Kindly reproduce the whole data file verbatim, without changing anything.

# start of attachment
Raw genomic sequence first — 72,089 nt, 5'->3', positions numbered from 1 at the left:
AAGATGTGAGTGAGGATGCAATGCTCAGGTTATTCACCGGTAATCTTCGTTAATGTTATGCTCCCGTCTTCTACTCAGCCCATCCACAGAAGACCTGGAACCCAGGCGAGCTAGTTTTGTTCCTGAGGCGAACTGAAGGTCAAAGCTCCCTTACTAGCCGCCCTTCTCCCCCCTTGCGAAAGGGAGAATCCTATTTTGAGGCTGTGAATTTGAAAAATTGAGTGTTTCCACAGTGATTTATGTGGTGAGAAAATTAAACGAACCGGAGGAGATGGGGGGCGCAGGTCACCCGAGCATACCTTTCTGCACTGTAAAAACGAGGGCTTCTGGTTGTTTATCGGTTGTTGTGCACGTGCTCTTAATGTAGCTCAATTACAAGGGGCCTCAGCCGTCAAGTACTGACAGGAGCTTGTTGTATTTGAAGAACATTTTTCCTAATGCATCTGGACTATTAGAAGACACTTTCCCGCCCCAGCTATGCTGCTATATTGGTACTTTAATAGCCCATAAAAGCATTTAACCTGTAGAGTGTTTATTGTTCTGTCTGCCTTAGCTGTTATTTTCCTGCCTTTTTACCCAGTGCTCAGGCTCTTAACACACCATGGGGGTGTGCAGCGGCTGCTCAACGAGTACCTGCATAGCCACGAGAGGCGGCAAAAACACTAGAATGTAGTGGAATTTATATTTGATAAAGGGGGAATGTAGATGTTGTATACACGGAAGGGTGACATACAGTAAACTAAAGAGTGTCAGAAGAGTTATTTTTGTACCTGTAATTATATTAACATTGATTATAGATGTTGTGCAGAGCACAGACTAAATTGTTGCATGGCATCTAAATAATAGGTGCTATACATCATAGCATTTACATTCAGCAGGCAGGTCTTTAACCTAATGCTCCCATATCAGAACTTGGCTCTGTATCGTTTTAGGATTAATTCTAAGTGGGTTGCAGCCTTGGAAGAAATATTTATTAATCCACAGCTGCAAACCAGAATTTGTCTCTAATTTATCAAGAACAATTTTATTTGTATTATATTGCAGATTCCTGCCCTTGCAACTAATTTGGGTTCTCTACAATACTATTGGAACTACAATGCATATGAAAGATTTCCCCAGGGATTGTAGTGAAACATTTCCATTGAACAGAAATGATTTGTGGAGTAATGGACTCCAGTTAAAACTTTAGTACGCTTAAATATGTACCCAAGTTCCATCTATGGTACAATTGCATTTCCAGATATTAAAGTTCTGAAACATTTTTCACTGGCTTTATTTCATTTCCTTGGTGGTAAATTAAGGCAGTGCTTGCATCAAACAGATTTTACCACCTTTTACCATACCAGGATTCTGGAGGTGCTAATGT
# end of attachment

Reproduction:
Raw genomic sequence first — 72,089 nt, 5'->3', positions numbered from 1 at the left:
AAGATGTGAGTGAGGATGCAATGCTCAGGTTATTCACCGGTAATCTTCGTTAATGTTATGCTCCCGTCTTCTACTCAGCCCATCCACAGAAGACCTGGAACCCAGGCGAGCTAGTTTTGTTCCTGAGGCGAACTGAAGGTCAAAGCTCCCTTACTAGCCGCCCTTCTCCCCCCTTGCGAAAGGGAGAATCCTATTTTGAGGCTGTGAATTTGAAAAATTGAGTGTTTCCACAGTGATTTATGTGGTGAGAAAATTAAACGAACCGGAGGAGATGGGGGGCGCAGGTCACCCGAGCATACCTTTCTGCACTGTAAAAACGAGGGCTTCTGGTTGTTTATCGGTTGTTGTGCACGTGCTCTTAATGTAGCTCAATTACAAGGGGCCTCAGCCGTCAAGTACTGACAGGAGCTTGTTGTATTTGAAGAACATTTTTCCTAATGCATCTGGACTATTAGAAGACACTTTCCCGCCCCAGCTATGCTGCTATATTGGTACTTTAATAGCCCATAAAAGCATTTAACCTGTAGAGTGTTTATTGTTCTGTCTGCCTTAGCTGTTATTTTCCTGCCTTTTTACCCAGTGCTCAGGCTCTTAACACACCATGGGGGTGTGCAGCGGCTGCTCAACGAGTACCTGCATAGCCACGAGAGGCGGCAAAAACACTAGAATGTAGTGGAATTTATATTTGATAAAGGGGGAATGTAGATGTTGTATACACGGAAGGGTGACATACAGTAAACTAAAGAGTGTCAGAAGAGTTATTTTTGTACCTGTAATTATATTAACATTGATTATAGATGTTGTGCAGAGCACAGACTAAATTGTTGCATGGCATCTAAATAATAGGTGCTATACATCATAGCATTTACATTCAGCAGGCAGGTCTTTAACCTAATGCTCCCATATCAGAACTTGGCTCTGTATCGTTTTAGGATTAATTCTAAGTGGGTTGCAGCCTTGGAAGAAATATTTATTAATCCACAGCTGCAAACCAGAATTTGTCTCTAATTTATCAAGAACAATTTTATTTGTATTATATTGCAGATTCCTGCCCTTGCAACTAATTTGGGTTCTCTACAATACTATTGGAACTACAATGCATATGAAAGATTTCCCCAGGGATTGTAGTGAAACATTTCCATTGAACAGAAATGATTTGTGGAGTAATGGACTCCAGTTAAAACTTTAGTACGCTTAAATATGTACCCAAGTTCCATCTATGGTACAATTGCATTTCCAGATATTAAAGTTCTGAAACATTTTTCACTGGCTTTATTTCATTTCCTTGGTGGTAAATTAAGGCAGTGCTTGCATCAAACAGATTTTACCACCTTTTACCATACCAGGATTCTGGAGGTGCTAATGT